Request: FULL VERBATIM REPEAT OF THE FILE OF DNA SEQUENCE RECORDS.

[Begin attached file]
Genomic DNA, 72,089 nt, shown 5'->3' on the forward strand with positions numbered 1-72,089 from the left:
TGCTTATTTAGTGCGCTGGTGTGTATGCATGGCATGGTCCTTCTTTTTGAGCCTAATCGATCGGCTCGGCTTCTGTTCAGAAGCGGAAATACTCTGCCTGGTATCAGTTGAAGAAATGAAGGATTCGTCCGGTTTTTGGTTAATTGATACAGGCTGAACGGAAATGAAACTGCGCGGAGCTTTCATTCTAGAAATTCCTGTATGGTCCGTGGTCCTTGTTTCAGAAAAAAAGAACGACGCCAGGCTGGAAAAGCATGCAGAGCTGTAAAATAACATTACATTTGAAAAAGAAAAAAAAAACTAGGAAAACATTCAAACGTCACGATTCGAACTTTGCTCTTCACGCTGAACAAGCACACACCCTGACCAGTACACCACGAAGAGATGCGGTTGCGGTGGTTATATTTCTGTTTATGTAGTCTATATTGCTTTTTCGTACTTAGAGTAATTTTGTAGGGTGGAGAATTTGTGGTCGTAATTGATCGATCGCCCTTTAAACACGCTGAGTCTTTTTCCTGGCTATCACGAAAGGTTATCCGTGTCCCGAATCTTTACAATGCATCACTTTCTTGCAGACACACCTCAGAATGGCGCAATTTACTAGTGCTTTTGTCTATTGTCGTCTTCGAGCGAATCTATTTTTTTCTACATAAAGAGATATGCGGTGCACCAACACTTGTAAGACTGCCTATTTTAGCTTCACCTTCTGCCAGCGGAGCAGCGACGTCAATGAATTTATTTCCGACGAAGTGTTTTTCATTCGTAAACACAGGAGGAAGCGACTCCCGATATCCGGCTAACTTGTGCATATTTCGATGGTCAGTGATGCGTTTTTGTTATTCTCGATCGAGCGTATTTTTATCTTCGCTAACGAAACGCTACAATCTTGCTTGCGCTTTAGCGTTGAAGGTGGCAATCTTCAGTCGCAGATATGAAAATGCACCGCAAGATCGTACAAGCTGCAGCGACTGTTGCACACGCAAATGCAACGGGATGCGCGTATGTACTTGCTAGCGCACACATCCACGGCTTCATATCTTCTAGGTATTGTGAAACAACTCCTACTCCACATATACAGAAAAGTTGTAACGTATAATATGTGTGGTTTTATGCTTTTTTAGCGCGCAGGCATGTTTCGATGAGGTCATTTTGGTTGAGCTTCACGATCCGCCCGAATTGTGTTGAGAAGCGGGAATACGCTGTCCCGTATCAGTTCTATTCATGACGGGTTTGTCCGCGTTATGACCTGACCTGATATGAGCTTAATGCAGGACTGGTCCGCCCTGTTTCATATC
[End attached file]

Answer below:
Genomic DNA, 72,089 nt, shown 5'->3' on the forward strand with positions numbered 1-72,089 from the left:
TGCTTATTTAGTGCGCTGGTGTGTATGCATGGCATGGTCCTTCTTTTTGAGCCTAATCGATCGGCTCGGCTTCTGTTCAGAAGCGGAAATACTCTGCCTGGTATCAGTTGAAGAAATGAAGGATTCGTCCGGTTTTTGGTTAATTGATACAGGCTGAACGGAAATGAAACTGCGCGGAGCTTTCATTCTAGAAATTCCTGTATGGTCCGTGGTCCTTGTTTCAGAAAAAAAGAACGACGCCAGGCTGGAAAAGCATGCAGAGCTGTAAAATAACATTACATTTGAAAAAGAAAAAAAAAACTAGGAAAACATTCAAACGTCACGATTCGAACTTTGCTCTTCACGCTGAACAAGCACACACCCTGACCAGTACACCACGAAGAGATGCGGTTGCGGTGGTTATATTTCTGTTTATGTAGTCTATATTGCTTTTTCGTACTTAGAGTAATTTTGTAGGGTGGAGAATTTGTGGTCGTAATTGATCGATCGCCCTTTAAACACGCTGAGTCTTTTTCCTGGCTATCACGAAAGGTTATCCGTGTCCCGAATCTTTACAATGCATCACTTTCTTGCAGACACACCTCAGAATGGCGCAATTTACTAGTGCTTTTGTCTATTGTCGTCTTCGAGCGAATCTATTTTTTTCTACATAAAGAGATATGCGGTGCACCAACACTTGTAAGACTGCCTATTTTAGCTTCACCTTCTGCCAGCGGAGCAGCGACGTCAATGAATTTATTTCCGACGAAGTGTTTTTCATTCGTAAACACAGGAGGAAGCGACTCCCGATATCCGGCTAACTTGTGCATATTTCGATGGTCAGTGATGCGTTTTTGTTATTCTCGATCGAGCGTATTTTTATCTTCGCTAACGAAACGCTACAATCTTGCTTGCGCTTTAGCGTTGAAGGTGGCAATCTTCAGTCGCAGATATGAAAATGCACCGCAAGATCGTACAAGCTGCAGCGACTGTTGCACACGCAAATGCAACGGGATGCGCGTATGTACTTGCTAGCGCACACATCCACGGCTTCATATCTTCTAGGTATTGTGAAACAACTCCTACTCCACATATACAGAAAAGTTGTAACGTATAATATGTGTGGTTTTATGCTTTTTTAGCGCGCAGGCATGTTTCGATGAGGTCATTTTGGTTGAGCTTCACGATCCGCCCGAATTGTGTTGAGAAGCGGGAATACGCTGTCCCGTATCAGTTCTATTCATGACGGGTTTGTCCGCGTTATGACCTGACCTGATATGAGCTTAATGCAGGACTGGTCCGCCCTGTTTCATATC